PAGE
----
Speculation is rife in a section of the community that the new Indian government headed by Prime Minister Narendra Modi might decide to alter the country’s 1998 no-first use doctrine and adopt a new one .
It is derived from the dominant image of the new prime minister being inclined to an approach of "zero tolerance" in the realm of internal and external security and his Bharatiya Janata Party’s pledge in its parliamentary election manifesto to " study in detail nuclear doctrine… revise it and update it to make it relevant to the challenges of current times.”
Proponents of this speculation argue that the Modi government may go in for this exercise in view of the armament programs of Beijing and Islamabad, with both of which New Delhi has had a history of conflict. China’s annual defense expenditure has been growing at double digit rates over the past decade. Chinese Premier Li Keqiang recently told the National People’s Congress that Beijing would "strengthen research on national defense and the development of new- and high-technology weapons and equipment, " "enhance border, coastal and air defenses,” promote “ the revolutionary nature” of its armed forces, and “raise their deterrence and combat capabilities in the information age."
More importantly, the proponents say, China has recently introduced such nuances in its nuclear doctrine to make it clear that its policy of non-use of nukes is confined to non-nuclear weapon states and their territories. In other words, China might use nukes against a nuclear India which is, according to Beijing, in the occupation of Chinese territory such as Arunachal Pradesh that China claims as its own.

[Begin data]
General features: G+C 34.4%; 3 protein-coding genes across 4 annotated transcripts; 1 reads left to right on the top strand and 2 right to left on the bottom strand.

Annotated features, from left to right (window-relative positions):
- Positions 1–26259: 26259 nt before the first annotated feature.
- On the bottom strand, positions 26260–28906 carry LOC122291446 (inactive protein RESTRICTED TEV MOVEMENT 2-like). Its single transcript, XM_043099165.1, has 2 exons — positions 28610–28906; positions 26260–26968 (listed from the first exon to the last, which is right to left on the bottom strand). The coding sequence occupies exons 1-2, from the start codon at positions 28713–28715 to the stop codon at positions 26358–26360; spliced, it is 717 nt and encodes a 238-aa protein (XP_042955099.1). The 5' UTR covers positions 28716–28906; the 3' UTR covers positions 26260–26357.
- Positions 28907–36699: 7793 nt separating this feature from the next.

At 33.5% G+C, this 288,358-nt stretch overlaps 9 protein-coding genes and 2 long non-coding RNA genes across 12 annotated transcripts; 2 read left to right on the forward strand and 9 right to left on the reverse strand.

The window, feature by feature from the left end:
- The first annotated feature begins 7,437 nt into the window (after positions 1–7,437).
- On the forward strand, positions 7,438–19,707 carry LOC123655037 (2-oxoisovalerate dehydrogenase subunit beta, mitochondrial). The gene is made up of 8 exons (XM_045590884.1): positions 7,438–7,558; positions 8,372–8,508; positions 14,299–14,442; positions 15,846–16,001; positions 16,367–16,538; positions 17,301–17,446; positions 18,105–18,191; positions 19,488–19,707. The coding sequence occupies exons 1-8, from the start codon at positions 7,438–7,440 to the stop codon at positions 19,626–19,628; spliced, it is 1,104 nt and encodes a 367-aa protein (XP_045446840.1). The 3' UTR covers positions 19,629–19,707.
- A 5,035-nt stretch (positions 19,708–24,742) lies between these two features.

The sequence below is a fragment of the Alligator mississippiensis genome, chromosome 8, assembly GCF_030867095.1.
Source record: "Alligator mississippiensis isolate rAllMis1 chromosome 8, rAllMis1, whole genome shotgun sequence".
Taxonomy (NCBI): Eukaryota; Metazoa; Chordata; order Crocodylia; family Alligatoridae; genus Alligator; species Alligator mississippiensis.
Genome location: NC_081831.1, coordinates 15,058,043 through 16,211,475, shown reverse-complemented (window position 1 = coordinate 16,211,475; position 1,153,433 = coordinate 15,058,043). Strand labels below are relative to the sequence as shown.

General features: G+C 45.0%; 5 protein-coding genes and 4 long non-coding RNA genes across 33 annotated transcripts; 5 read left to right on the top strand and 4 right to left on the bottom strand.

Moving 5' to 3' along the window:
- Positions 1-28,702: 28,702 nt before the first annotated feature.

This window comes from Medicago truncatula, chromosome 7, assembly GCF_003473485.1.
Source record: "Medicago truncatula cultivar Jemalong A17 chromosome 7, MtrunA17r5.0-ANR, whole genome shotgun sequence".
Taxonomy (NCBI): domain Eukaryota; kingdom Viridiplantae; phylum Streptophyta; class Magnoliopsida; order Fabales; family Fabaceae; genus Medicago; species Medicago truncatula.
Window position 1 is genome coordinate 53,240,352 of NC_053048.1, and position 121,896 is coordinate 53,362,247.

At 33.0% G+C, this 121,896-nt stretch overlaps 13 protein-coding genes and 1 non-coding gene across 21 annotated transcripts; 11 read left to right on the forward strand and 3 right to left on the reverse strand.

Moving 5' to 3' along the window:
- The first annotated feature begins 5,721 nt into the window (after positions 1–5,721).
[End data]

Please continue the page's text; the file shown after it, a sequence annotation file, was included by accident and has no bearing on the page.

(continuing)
Besides, the proponents have also had concerns over Pakistan’s intent and ongoing preparations to use tactical nuclear weapons in the event of an Indian offensive on its territory. Pertinently, they add that Pakistan’s armament program is in a way far more disturbing than China’s. Unlike Beijing, Islamabad cannot be assumed to remain under the control of rational actors in the foreseeable future. The clout of the violent Islamists has been increasing in its society and state and the army and the Inter-Services Intelligence in particular. One could well imagine what might follow if they were able to lay their hands on its weapons of mass destruction.
The proponents of a change in the Indian nuclear doctrine have also had concerns that Pakistan and China might have been developing chemical and biological weapons even though they were parties to the 1974 Biological and Toxin Weapons Convention and the 1997 Chemical Weapons Convention. Pakistan may also be developing biological weapons. Significantly, a US Department of Defense report also says that Islamabad has imported a number of dual-use chemicals with commercial applications which could be used to make chemical weapons. Pakistan does have the resources and scientific capability to conduct limited biological warfare research and development.